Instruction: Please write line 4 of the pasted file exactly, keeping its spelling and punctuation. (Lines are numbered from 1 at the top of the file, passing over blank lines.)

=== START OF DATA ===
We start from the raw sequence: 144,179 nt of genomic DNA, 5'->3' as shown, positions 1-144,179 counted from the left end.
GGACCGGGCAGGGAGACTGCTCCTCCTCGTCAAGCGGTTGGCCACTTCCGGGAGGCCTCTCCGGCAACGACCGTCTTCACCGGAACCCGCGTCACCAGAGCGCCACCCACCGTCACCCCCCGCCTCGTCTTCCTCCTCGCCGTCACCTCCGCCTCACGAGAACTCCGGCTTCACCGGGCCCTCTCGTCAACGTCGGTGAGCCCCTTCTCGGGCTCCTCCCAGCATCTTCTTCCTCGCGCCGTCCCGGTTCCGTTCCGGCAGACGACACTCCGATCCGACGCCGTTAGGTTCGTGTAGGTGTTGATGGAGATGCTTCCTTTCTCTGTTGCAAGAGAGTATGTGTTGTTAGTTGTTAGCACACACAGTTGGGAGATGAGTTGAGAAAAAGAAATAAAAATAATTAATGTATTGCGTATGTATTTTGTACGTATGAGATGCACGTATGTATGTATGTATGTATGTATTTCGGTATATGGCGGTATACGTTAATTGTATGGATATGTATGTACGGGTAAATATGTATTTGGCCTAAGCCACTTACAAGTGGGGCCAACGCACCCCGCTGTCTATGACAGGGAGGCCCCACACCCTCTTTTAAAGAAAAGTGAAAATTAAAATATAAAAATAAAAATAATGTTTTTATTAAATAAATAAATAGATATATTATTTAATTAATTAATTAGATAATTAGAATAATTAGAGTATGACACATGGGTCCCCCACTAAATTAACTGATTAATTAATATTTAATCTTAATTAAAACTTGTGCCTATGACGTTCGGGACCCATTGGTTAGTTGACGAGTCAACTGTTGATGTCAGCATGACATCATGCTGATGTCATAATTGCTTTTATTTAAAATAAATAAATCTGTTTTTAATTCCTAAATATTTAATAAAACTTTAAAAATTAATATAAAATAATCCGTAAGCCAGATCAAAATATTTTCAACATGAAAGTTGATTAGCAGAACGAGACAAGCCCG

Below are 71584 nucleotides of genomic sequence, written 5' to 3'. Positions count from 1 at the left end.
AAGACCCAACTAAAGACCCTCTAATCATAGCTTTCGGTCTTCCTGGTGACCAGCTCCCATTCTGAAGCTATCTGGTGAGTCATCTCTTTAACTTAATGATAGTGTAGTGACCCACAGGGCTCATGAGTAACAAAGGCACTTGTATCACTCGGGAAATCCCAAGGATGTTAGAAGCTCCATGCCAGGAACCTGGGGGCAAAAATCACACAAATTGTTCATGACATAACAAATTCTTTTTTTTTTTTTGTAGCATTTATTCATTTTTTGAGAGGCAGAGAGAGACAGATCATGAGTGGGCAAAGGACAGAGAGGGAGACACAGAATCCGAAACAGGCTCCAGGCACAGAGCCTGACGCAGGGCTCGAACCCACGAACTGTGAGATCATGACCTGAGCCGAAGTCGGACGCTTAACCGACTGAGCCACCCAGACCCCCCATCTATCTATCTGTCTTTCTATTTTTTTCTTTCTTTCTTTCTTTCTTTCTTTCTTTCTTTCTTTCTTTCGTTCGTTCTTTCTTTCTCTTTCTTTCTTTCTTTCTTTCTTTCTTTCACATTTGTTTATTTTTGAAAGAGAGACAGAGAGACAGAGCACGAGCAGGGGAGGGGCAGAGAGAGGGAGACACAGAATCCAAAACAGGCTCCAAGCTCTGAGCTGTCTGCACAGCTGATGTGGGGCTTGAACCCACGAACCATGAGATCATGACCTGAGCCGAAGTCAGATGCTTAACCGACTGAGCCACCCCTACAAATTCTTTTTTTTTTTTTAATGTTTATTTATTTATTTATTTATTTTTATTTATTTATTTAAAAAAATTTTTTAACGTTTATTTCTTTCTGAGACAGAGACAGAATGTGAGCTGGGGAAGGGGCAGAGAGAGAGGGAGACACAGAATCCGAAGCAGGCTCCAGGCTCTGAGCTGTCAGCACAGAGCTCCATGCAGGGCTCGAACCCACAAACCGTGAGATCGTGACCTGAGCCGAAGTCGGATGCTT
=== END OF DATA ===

AAGACCCAACTAAAGACCCTCTAATCATAGCTTTCGGTCTTCCTGGTGACCAGCTCCCATTCTGAAGCTATCTGGTGAGTCATCTCTTTAACTTAATGATAGTGTAGTGACCCACAGGGCTCATGAGTAACAAAGGCACTTGTATCACTCGGGAAATCCCAAGGATGTTAGAAGCTCCATGCCAGGAACCTGGGGGCAAAAATCACACAAATTGTTCATGACATAACAAATTCTTTTTTTTTTTTTGTAGCATTTATTCATTTTTTGAGAGGCAGAGAGAGACAGATCATGAGTGGGCAAAGGACAGAGAGGGAGACACAGAATCCGAAACAGGCTCCAGGCACAGAGCCTGACGCAGGGCTCGAACCCACGAACTGTGAGATCATGACCTGAGCCGAAGTCGGACGCTTAACCGACTGAGCCACCCAGACCCCCCATCTATCTATCTGTCTTTCTATTTTTTTCTTTCTTTCTTTCTTTCTTTCTTTCTTTCTTTCTTTCTTTCGTTCGTTCTTTCTTTCTCTTTCTTTCTTTCTTTCTTTCTTTCTTTCACATTTGTTTATTTTTGAAAGAGAGACAGAGAGACAGAGCACGAGCAGGGGAGGGGCAGAGAGAGGGAGACACAGAATCCAAAACAGGCTCCAAGCTCTGAGCTGTCTGCACAGCTGATGTGGGGCTTGAACCCACGAACCATGAGATCATGACCTGAGCCGAAGTCAGATGCTTAACCGACTGAGCCACCCCTACAAATTCTTTTTTTTTTTTTAATGTTTATTTATTTATTTATTTATTTTTATTTATTTATTTAAAAAAATTTTTTAACGTTTATTTCTTTCTGAGACAGAGACAGAATGTGAGCTGGGGAAGGGGCAGAGAGAGAGGGAGACACAGAATCCGAAGCAGGCTCCAGGCTCTGAGCTGTCAGCACAGAGCTCCATGCAGGGCTCGAACCCACAAACCGTGAGATCGTGACCTGAGCCGAAGTCGGATGCTT